Covid has shattered this commitment to individual freedom. For two months in the spring of 2020, Macron confined the French to their homes, allowing them out only to buy groceries or to stretch their legs for an hour within one kilometre of their residence. Anyone who did venture onto the streets had to have about their person a completed form giving details of their name, address and reason for leaving their house.
There was another similar lockdown in the autumn of 2020 and then a night-time curfew in the winter. This winter Macron proscribed his citizens from travelling to Great Britain. How is it possible that an estimated 2,000 French nationals were able to travel overseas to join the Islamic State but no one was allowed to go to the UK to spend Christmas with their families and friends?
The consequences of the institutional indifference of the French State to Islamic extremism was laid bare in a TV documentary aired last week. Viewers saw boys and girls segregated in classrooms, men and women eating in separate cubicles in restaurants and dolls without faces sold in Islamic shops to conform to Salafist teachings. The presenter of the documentary is now under police protection after receiving death threats.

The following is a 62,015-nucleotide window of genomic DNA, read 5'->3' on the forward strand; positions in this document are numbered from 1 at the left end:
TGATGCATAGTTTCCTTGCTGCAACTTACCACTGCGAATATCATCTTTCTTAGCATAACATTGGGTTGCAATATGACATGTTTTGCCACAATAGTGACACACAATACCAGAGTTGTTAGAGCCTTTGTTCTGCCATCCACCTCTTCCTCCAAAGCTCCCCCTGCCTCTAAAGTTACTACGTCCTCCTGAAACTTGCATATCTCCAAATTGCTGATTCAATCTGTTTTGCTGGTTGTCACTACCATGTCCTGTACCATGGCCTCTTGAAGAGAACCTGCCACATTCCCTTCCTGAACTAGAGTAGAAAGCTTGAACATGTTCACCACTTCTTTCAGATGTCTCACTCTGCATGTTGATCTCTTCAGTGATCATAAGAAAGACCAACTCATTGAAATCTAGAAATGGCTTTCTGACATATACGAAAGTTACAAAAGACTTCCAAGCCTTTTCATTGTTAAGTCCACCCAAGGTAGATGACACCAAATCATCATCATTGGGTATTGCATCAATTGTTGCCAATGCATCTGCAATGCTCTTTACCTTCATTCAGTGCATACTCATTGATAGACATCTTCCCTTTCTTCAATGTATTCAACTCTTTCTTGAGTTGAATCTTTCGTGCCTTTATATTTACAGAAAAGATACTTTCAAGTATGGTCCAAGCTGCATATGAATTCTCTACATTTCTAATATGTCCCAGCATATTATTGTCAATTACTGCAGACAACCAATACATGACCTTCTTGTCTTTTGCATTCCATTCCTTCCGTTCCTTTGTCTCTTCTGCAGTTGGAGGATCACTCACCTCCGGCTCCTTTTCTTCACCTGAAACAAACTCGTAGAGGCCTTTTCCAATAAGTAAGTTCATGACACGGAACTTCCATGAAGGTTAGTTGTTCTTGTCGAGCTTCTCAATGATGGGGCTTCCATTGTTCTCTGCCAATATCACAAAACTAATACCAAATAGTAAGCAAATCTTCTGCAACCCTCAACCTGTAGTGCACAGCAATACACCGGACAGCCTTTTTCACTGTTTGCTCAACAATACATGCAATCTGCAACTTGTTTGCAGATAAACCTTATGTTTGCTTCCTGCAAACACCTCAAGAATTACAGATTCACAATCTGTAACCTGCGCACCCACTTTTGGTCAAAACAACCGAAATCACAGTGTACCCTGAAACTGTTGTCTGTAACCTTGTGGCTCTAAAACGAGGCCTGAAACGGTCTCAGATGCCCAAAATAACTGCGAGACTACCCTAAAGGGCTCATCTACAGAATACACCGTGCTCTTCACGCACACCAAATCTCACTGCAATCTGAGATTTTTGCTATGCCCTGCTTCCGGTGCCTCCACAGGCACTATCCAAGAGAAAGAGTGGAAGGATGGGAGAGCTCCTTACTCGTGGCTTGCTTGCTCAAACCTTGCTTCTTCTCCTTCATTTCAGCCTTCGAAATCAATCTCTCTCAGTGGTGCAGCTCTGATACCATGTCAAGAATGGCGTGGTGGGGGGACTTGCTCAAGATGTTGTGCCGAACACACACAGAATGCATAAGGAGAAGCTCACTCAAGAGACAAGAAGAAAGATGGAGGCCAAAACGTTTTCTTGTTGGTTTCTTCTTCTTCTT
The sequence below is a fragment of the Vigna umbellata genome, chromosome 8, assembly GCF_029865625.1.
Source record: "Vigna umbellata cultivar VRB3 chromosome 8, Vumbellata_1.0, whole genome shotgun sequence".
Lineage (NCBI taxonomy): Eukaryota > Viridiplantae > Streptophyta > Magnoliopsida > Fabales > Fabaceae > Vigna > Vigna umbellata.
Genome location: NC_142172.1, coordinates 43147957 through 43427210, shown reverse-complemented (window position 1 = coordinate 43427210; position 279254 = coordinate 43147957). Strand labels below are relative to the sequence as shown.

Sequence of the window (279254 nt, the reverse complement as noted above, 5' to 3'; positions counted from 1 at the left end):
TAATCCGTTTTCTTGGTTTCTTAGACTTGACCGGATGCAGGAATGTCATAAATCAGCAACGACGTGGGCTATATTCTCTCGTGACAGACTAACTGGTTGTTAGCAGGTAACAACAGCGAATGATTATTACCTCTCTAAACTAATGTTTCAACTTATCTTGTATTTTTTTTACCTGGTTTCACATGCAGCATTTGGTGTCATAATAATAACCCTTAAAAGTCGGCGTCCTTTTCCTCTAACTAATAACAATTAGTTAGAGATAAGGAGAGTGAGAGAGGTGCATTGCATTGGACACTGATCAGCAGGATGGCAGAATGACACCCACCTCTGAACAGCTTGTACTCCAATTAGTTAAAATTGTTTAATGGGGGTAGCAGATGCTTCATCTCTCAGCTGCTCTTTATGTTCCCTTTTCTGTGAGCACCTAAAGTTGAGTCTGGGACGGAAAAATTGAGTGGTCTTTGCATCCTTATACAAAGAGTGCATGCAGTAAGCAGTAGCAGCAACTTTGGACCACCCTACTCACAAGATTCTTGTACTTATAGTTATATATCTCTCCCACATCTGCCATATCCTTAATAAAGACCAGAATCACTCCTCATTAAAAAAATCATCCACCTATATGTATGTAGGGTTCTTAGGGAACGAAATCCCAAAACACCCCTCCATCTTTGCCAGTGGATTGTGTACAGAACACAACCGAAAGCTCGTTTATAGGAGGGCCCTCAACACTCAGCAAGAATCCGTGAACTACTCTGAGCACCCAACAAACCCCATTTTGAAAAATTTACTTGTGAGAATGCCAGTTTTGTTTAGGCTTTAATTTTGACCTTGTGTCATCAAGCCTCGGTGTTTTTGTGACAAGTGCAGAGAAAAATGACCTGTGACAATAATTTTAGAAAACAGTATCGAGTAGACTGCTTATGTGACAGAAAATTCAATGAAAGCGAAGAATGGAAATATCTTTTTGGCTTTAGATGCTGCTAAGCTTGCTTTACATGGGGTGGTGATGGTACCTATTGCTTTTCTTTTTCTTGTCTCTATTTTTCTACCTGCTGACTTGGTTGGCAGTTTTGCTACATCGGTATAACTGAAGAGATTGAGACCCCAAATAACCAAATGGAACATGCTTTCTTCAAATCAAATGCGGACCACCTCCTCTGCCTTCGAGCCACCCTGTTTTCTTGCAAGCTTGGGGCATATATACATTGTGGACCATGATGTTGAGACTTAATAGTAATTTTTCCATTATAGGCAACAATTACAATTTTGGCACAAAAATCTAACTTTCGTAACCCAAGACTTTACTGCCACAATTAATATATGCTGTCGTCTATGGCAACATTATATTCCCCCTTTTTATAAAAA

The political class have expressed their indignation but this parallel society within the Republic was first highlighted in 2002 in a book entitled The Lost Territories. That it has flourished is because successive governments have been afraid to interfere in case they were accused of Islamophobia.
Macron is no different. The unvaccinated are an easy target for a president wishing to appear tough and uncompromising against an internal enemy. ‘When my freedoms threaten those of others, I become someone irresponsible, someone irresponsible is not a citizen,’ was how Macron justified the Covid passport last month. He continued: ‘You will no longer be able to go to the restaurant, you will no longer be able to go for a coffee, you will no longer be able to go to the theatre, you will no longer be able to go to the cinema.’
Thousands of nurses, care workers and firefighters have been indefinitely suspended because they refused to take the vaccine; last week a prominent doctor proposed that the unvaccinated should no longer be entitled to free health care.
One of the handful of left-wing senators who voted against the passport was Marie-Noëlle Lienemann; six years ago she railed against the idea of stripping Islamists of their dual citizenship because, as she said at the time, it was a breach of the ‘principle of equality between citizens.’
But whereas in 2016 Lienemann held a majority opinion, today she is in the minority. Her peers regard the unvaccinated as a clear and present danger to the Republic. There is no talk in 2022 of showing ‘solidarity and collective calm’, of learning to live with Covid as they did with Islamic terrorism. Instead there is fear and hysteria and exclusion, and a betrayal of the constitution’s founding principle of equality.
What a peculiar country France has become when its politicians strive to preserve the freedom of Jihadists and vote to restrict the liberty of the unvaccinated.